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Working paper - 16 Fresh Fruit and Vegetable Consumption Patterns and Supply Chain Systems in Urban Kenya: Implications for Policy and Investment Priorities

Author(s):  Ayieko, Milton; Tschirley, David; Mathenge, Mary

 

Introduction

Fresh fruits and vegetables are consumed on a regular basis by nearly every household, rural and urban, in Kenya. They play an important role in nutritional balance, as they are rich in vitamins and other nutrients that are vital in controlling diseases (WHO/FAO 2003). Out of the total volume of national fruits, vegetables, herbs and spices produced in Kenya in 2003, amounting to approximately 4.35 million MT some 3.8 million MT or 88% was consumed domestically (Karuga, 2004).

Markets play a major role in this consumption: about 70% of rural households sell some amount of fresh produce, and over 90% buy an average of about Ksh400 of additional produce every month in markets. In urban areas, nearly 100% of households spend an average of over Ksh1,000 each per month on market purchases of fresh produce. Total market sales of fresh produce in urban and rural areas of Kenya likely average Ksh50 billion, or nearly US$700 million per year.

This is a big market! Most fresh fruits and vegetables are only minimally storable, and are not processed before reaching consumers (except for slicing, dicing, mixing, and packaging for some high-end markets). These characteristics mean that the marketing system which links farmers and consumers of fresh produce has a preponderant effect on the level and stability of supply and prices, on the real comes of consumers and especially farmers, and on the quality and safety of these foods. Marketing systems are not static: they change as production patterns, consumption patterns, and technology change, and Kenya is no exception.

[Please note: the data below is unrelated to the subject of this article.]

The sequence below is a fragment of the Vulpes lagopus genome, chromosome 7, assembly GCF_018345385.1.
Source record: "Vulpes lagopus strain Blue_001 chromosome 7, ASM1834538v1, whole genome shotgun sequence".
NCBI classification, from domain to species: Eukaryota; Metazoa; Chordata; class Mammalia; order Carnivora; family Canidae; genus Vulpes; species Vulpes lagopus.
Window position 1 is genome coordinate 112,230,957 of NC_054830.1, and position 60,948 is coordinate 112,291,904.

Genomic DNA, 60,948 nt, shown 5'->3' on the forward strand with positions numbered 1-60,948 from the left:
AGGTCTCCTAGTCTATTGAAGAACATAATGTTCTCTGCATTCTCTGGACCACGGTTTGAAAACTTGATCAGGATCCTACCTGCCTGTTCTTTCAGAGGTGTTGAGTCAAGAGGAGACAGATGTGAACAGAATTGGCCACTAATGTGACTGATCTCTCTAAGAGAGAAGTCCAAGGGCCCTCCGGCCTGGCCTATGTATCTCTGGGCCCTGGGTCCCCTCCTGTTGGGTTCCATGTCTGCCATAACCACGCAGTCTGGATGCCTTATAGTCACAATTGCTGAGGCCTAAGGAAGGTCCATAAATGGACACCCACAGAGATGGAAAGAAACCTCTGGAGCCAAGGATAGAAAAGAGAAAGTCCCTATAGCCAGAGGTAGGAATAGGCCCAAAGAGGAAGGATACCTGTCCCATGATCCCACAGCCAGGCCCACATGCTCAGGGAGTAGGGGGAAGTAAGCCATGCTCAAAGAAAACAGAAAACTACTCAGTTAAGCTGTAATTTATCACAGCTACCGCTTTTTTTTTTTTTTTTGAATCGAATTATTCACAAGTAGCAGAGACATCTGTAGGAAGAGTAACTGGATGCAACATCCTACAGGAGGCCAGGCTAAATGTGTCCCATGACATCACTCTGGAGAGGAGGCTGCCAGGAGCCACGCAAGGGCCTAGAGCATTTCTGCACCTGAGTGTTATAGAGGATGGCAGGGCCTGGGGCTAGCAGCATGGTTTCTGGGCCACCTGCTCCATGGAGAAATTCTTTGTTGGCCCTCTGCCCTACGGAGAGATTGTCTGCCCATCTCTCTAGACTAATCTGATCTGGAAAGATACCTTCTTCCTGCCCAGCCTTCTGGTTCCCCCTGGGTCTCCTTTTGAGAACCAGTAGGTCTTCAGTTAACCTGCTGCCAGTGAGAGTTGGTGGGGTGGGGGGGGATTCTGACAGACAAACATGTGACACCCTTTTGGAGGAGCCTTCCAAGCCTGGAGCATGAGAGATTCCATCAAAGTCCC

These changes in Kenya have received a great deal of attention over the past two years, especially as regards the “rapid rise” of supermarkets, and their potential effects on farmers and consumers. This paper contributes to the empirical basis for policy debate about this phenomenon. We focus on the fresh produce consumption patterns and the marketing system serving Nairobi, home to over 2 million people.

After reviewing our data and methods, we ask two empirical questions: who consumes fresh produce (what are the consumption patterns for fresh produce in Nairobi), and how and where do they obtain it (what are the shopping patterns for these items)? Based on these findings, and on fundamental characteristics of the farm and consumer sectors in Kenya, we reach tentative conclusions regarding the market shares that supermarkets and “traditional” marketing channels are likely to have in a decade’s time. We then briefly examine selected characteristics of these marketing channels, and make suggestions for government and donor investment priorities to improve horticultural markets for farmers and consumers.

 

Fresh Fruit and Vegetable Consumption Patterns and Supply Chain Systems in Urban Kenya: Implications for Policy and Investment Priorities

 

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